Getting a health insurer to cover something that isn’t part of your plan is tricky—but not impossible.

“It is possible to get coverage, but it takes a lot of work on the customer’s side,” says Carrie Mclean, director of customer care at eHealthInsurance. Whether it’s medication, a procedure or any other treatment, “making it clear that the doctor is recommending this and that it’s medically necessary can really help,” she adds.

For example, having an insurance company cover infertility treatments isn’t likely because it’s not medically necessary for health. However, getting a provider to foot the bill for a clinical trial to treat cancer after all other options have been exhausted can become a reality.  

“We don’t see them fighting that much on cancer,” says Kevin Flynn, president of Philadelphia-based HealthCare Advocates. “If they start denying things and then you die of cancer, they’ll have lawsuits on their hands.”

Flynn notes that process of getting additional coverage varies by company, and that sometimes the financial situation of the provider can have an impact. “When the company’s stock goes down, the denials go up and it becomes more and more difficult” to get approval, he says.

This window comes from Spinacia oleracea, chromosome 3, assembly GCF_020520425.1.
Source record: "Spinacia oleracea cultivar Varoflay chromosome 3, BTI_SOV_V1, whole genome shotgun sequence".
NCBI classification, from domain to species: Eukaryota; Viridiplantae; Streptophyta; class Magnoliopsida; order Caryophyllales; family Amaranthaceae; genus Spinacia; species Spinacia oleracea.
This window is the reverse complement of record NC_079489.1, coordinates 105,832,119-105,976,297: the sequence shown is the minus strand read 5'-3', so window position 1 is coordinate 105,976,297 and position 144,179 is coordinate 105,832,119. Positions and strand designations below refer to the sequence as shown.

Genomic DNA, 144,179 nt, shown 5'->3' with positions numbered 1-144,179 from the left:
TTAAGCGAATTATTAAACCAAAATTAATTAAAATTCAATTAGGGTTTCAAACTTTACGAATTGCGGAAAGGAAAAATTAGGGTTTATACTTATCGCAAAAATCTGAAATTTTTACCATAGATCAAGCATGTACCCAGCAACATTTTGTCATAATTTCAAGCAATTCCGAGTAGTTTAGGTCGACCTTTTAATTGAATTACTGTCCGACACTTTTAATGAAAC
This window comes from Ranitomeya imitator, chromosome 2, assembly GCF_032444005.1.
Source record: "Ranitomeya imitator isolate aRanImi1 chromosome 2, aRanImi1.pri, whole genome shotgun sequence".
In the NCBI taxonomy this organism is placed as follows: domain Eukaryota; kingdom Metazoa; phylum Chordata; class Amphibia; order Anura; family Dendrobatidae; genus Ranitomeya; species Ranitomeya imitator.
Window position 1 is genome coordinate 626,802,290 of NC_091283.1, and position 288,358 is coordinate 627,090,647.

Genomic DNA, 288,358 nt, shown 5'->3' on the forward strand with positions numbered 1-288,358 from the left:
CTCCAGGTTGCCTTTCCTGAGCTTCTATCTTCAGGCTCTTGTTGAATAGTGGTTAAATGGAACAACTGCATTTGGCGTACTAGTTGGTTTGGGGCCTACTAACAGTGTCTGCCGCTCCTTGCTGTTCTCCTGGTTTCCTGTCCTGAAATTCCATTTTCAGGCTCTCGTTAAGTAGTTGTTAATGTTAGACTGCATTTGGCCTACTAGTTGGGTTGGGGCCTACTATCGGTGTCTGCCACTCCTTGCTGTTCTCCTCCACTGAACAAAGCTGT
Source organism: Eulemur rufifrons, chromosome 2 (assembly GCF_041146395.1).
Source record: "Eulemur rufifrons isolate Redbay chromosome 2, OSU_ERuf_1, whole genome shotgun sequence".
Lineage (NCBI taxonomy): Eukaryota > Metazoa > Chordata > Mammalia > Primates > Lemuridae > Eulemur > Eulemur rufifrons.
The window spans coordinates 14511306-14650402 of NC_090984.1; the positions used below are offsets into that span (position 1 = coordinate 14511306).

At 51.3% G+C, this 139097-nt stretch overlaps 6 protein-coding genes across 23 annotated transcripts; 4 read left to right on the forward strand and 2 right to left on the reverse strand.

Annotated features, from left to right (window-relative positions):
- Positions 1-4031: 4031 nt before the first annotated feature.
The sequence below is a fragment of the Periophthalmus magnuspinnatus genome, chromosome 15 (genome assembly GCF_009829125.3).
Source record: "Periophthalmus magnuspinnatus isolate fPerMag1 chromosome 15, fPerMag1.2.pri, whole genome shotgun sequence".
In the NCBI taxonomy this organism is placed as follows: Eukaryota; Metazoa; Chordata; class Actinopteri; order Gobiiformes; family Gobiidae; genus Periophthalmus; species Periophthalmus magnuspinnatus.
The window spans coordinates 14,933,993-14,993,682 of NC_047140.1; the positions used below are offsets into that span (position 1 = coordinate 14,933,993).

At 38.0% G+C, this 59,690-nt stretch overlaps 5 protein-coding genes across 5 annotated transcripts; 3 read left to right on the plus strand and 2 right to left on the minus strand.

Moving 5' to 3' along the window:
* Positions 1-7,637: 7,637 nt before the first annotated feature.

The scientific proof behind the treatment or medicine will also play a role in the insurer’s decision. Greg Pane, a former state health and state Medicaid director, says in general, plans won’t cover something that hasn’t shown efficacy or safety. But, there are exceptions to every rule, he notes. “If you have something that wasn’t covered but has shown efficacy and was approved in Europe, you and your doctor can lobby the health organization and present your evidence.”

Regardless of what you want your insurance provider to cover, the official way to make that request is through the insurer’s appeal process. This procedure is available with most plans and is used for all sorts of issues.

The process can take a long time, but the more evidence and support you and your doctor provide,the better. Experts recommend submitting letters of support from your doctors along with recent studies or materials that prove the effectiveness of the treatment.

“It never hurts to have evidence,”  says Pane. “An informed consumer is the most powerful thing.”

Your tenacity will also play a major role in getting coverage approval. The appeals process could take time, and it may require you to make your case more than once. But if you stick with it, there’s a decent chance you will be victorious.

“It’s a long process and you have to definitely work harder at not accepting no,” says Mclean. “You’ve got to keep pushing.”